The point should be to produce safe food, not to push legislation that essentially meaningless.

  • WC

    Thank you for the interesting article. However, you only touched on the real problem. The “Laws of the Land” are given to be locally enforced when those laws do not extend without the state. This is why we have state police departments. Giving the FDA, ASIS, and USDA the authority to “act” on regulatory guidelines on purely intrastate matters is unconstitutional not only in most states constitutions but on the basic level of the US Constitution.
    The Food Safety Bill (formerly The Safety Modernization Act) now goes beyond establishing the guidelines for Food Safety but establishes the enforcement of those guidelines , punitive fees for failure to comply, and establishes no funding for the increase in needed manpower to accomplish these tasks. In truth, the states already have a system in place that monitors and addresses oversight of existing food safety statutes. Now the Federal Govt. wants to create a redundent layer of beauracracy at the cost of states’ rights. This is what Utah and New Hampshire are fighting.

  • Tom Skillman

    Didn’t we learn from the recent federal financial crisis that cutting back on regulation can have disastrous results. Did banking deregulation save us money, when now we see the cost in lost jobs and home mortgage under water.
    Food safety regulations and their implementation may need improvement, but no regulation is guaranteed to lead to abuse, with the state’s constituents bearing the cost, not in dollars but with their lives.

  • Sue McLeod

    Perhaps if the FDA and FSIS could manage to regulate for safer food bills such as those from NH and Utah would not be necessary? Yet we see that the FDA still believes that GMO’s are safe and that feeding cows chicken manure is a perfectly legitimate farming practice.
    Feared government intrusion? Perhaps there is some foundation to that fear. Ever tried to sell raw milk?

  • Sue McLeod

    Let’s also not forget that this is the same Federal Government that is allowing agri-business to self regulate.

  • Mark Jones

    Most folks either forget or never learned that the commerce clause was never understood to allow the federal government to come in and regulate anything happening inside the states. Then FDR got elected and got his people into the courts and the commerce clause was used as an excuse for the federal government to do whatever it wants to do.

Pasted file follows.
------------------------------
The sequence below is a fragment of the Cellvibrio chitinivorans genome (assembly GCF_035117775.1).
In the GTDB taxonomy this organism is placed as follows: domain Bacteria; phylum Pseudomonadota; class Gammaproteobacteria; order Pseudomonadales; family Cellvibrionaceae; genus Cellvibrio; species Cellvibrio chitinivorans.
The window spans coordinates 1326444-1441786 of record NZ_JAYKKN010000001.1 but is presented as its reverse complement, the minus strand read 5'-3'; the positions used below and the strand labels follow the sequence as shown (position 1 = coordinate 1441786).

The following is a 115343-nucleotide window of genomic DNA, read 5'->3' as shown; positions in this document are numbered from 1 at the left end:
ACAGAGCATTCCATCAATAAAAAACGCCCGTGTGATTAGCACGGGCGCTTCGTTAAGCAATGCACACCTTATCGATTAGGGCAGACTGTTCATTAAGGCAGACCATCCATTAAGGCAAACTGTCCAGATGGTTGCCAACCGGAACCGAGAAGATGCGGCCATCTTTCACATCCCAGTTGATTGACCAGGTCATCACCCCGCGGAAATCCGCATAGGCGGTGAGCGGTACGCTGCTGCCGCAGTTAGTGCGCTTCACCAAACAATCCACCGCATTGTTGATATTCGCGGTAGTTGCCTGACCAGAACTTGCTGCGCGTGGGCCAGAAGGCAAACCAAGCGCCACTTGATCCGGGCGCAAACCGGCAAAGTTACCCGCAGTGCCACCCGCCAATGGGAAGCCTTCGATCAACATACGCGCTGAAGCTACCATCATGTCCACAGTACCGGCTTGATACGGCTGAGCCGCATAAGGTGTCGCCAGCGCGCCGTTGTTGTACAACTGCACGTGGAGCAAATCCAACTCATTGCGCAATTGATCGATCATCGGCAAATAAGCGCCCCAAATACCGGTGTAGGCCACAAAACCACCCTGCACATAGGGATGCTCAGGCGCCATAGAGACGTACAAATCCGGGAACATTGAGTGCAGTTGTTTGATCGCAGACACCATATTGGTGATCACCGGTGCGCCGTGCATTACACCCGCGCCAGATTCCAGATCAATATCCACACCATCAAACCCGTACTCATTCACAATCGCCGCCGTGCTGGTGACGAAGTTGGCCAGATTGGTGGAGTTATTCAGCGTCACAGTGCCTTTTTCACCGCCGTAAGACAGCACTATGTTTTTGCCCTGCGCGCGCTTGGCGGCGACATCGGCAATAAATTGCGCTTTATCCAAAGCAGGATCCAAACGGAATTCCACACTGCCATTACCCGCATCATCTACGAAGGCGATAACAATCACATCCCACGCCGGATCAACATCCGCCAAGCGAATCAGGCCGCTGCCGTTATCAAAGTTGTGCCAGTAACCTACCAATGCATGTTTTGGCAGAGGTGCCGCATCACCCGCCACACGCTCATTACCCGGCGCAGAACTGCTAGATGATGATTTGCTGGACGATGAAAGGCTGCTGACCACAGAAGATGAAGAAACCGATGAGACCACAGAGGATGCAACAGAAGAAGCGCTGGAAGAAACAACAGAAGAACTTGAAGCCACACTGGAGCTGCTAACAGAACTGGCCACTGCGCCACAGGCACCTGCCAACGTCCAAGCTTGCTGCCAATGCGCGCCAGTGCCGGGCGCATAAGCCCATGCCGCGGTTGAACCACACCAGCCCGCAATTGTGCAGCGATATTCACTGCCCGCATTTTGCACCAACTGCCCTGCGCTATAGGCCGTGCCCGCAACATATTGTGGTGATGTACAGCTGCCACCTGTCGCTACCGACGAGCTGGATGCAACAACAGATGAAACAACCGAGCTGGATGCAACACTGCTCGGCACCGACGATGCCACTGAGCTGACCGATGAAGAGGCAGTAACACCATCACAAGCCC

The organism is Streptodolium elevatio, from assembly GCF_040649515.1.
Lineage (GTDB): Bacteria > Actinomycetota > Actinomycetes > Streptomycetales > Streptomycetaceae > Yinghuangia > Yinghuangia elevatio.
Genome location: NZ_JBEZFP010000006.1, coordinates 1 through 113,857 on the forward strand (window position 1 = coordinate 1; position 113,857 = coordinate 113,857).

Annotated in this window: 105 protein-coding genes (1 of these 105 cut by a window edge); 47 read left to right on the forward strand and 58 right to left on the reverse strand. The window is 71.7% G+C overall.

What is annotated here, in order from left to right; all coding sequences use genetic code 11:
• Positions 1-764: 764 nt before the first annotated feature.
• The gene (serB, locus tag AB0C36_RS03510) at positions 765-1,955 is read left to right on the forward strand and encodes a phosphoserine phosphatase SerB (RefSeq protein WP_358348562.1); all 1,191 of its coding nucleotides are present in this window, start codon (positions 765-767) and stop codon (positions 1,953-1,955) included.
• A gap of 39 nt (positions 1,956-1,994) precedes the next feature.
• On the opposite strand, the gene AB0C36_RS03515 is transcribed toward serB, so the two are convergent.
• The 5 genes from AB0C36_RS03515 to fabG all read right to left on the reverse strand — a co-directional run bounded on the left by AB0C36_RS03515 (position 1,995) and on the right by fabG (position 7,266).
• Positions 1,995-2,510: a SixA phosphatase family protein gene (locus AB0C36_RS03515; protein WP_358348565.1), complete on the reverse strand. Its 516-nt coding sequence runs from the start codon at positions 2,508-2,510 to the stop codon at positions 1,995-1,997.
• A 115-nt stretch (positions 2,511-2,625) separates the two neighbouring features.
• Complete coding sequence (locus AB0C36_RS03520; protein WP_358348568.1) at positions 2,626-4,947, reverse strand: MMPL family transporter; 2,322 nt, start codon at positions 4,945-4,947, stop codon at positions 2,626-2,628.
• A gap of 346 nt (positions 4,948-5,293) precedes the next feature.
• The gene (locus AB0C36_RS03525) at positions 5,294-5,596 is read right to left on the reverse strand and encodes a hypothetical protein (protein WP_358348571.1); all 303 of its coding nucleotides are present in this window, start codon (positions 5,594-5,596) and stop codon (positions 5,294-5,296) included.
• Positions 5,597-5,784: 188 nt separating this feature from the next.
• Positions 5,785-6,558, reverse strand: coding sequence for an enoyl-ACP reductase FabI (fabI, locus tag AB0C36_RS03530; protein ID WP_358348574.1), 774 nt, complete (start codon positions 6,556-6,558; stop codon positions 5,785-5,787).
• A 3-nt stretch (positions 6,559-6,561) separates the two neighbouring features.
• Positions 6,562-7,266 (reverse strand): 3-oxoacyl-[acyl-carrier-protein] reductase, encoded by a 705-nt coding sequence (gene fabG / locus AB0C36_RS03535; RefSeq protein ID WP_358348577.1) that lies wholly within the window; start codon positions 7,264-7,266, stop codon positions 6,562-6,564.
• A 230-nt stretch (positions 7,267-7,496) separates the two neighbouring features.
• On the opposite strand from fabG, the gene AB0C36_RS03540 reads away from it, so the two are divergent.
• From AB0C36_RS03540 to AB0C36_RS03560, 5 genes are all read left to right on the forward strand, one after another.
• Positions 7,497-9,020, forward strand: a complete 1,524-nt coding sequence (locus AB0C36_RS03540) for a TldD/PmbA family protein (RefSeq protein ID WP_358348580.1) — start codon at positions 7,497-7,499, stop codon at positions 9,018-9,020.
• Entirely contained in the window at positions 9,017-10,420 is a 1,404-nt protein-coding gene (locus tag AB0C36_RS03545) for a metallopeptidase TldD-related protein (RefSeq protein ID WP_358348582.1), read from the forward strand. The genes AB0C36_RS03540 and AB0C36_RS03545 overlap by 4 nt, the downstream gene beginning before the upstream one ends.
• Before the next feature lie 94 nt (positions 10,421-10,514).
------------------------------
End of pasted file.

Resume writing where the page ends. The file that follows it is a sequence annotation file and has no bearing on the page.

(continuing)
When the constitution means whatever you want it to mean then there is no constitution. If you don’t believe that then go read the Chinese constitution. It actually reads quite nicely. Too bad there are a bunch sociopaths running their governerment.
    I think there’s a lesson in there somewhere. From a food safety perspective, some folks argue that states are incapable of regulating their own food industries. From what I’ve seen and heard about the USDA, I don’t buy that for one second.
    Next they’ll be telling us we need one-world-government to have uniform food regulation in an environment where international trade is increasingly prevalent.

  • Hortense

    A declaration of “Made in Utah” or “Made in New Hampshire” becomes a solemn promise food has been haphazardly manufactured without regard for customer safety. What’s so special about that? Don’t shoppers in Utah and New Hampshire enjoy adequate access to foods labeled “Made in China” or “Made in Mexico”? Misguided is the only explanation for such bizarre behavior on the part of state legislatures. And much too full of themselves: “Made in New Hampshire”, what a hoot!

  • Bill, once again great article and discussion! As a regulator here in Utah I’ve been tracking this bill quite intently since I could be prosecuted for not following it. Now, what most people don’t understand, especially the sponsors of SB 34, is that the Utah Department of Agriculture and Food (UDAF), the agency most affected by this bill, already has adopted federal regulations. This means that the federal food safety laws this bill wants to take away, are now Utah food safety laws. They would have to also make state law invalid if they wanted to protect local farms from federal regulation. I had a recent conversation with an inspector from UDAF and they see this bill as dead on arrival.